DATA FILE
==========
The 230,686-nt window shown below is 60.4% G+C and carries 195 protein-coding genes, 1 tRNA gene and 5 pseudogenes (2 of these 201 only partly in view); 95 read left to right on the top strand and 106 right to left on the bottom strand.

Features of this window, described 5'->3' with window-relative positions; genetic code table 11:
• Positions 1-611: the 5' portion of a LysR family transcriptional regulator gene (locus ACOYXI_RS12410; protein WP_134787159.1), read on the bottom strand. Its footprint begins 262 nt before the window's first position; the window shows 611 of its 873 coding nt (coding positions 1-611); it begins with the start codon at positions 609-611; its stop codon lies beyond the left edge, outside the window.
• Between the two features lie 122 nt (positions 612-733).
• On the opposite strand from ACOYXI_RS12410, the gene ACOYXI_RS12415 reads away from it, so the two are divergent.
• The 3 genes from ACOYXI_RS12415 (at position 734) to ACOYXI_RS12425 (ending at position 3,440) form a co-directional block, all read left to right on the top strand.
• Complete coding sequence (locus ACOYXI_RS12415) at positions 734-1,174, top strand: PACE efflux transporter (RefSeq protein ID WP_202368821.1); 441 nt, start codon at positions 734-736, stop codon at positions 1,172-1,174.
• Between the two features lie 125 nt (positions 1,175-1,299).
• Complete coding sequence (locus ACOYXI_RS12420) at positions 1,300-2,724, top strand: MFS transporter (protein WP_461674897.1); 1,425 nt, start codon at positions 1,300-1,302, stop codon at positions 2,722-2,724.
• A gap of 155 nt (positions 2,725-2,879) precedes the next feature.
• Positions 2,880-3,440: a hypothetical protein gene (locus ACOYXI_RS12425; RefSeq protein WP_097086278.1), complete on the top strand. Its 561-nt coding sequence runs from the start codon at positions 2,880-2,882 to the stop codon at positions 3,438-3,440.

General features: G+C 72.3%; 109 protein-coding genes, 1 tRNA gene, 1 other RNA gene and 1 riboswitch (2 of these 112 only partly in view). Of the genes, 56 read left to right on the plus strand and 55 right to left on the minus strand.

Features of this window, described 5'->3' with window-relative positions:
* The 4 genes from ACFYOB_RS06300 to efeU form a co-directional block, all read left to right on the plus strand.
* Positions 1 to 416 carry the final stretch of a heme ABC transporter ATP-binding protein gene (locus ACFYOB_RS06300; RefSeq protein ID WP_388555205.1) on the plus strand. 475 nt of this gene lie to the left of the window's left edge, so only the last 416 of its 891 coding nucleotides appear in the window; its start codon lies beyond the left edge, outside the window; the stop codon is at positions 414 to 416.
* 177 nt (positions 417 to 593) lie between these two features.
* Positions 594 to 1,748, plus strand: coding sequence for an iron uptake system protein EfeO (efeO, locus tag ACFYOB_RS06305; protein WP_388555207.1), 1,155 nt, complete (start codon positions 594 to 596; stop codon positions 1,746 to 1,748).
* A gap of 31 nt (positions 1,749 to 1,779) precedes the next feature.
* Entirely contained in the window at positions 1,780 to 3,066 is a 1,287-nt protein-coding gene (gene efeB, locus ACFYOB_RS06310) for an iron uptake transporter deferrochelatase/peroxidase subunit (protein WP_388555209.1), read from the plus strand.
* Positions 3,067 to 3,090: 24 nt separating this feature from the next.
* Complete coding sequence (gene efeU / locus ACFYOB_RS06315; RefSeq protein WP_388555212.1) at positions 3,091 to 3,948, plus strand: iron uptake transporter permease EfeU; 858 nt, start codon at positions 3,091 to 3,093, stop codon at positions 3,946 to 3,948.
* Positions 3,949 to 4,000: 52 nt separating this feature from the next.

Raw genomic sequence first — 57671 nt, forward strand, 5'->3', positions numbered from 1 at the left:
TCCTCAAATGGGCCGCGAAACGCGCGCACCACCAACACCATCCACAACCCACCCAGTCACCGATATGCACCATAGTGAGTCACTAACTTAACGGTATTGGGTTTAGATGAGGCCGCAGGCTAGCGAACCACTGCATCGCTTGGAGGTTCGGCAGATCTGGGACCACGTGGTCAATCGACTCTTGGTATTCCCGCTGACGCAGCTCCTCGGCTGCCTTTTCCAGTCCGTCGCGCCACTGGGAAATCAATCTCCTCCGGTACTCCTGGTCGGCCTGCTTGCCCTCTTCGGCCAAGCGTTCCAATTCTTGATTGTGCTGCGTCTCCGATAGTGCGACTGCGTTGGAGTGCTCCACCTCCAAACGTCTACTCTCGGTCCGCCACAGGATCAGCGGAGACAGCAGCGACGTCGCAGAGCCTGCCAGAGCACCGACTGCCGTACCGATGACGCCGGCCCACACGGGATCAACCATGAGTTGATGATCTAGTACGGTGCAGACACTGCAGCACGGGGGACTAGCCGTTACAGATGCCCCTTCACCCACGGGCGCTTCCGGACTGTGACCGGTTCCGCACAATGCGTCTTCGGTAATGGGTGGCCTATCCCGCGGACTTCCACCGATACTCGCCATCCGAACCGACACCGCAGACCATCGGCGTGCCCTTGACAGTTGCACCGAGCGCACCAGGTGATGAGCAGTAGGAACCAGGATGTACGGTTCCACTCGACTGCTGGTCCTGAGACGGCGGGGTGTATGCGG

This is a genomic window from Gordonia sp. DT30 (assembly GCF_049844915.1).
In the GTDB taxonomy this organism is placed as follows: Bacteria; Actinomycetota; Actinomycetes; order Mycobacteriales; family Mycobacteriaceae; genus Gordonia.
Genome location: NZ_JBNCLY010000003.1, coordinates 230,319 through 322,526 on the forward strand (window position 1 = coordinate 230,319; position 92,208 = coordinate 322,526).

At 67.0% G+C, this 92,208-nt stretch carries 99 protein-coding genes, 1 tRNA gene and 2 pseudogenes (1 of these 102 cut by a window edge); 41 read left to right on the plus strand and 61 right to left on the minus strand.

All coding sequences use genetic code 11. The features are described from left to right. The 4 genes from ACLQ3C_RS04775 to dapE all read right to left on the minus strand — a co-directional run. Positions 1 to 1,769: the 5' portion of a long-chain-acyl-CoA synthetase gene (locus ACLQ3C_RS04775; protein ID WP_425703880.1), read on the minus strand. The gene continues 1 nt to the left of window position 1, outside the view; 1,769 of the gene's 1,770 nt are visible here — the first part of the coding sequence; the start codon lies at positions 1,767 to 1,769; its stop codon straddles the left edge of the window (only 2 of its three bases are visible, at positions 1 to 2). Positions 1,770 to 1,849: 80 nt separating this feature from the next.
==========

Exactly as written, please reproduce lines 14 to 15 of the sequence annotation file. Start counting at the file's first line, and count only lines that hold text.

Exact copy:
* The 4 genes from ACFYOB_RS06300 to efeU form a co-directional block, all read left to right on the plus strand.
* Positions 1 to 416 carry the final stretch of a heme ABC transporter ATP-binding protein gene (locus ACFYOB_RS06300; RefSeq protein ID WP_388555205.1) on the plus strand. 475 nt of this gene lie to the left of the window's left edge, so only the last 416 of its 891 coding nucleotides appear in the window; its start codon lies beyond the left edge, outside the window; the stop codon is at positions 414 to 416.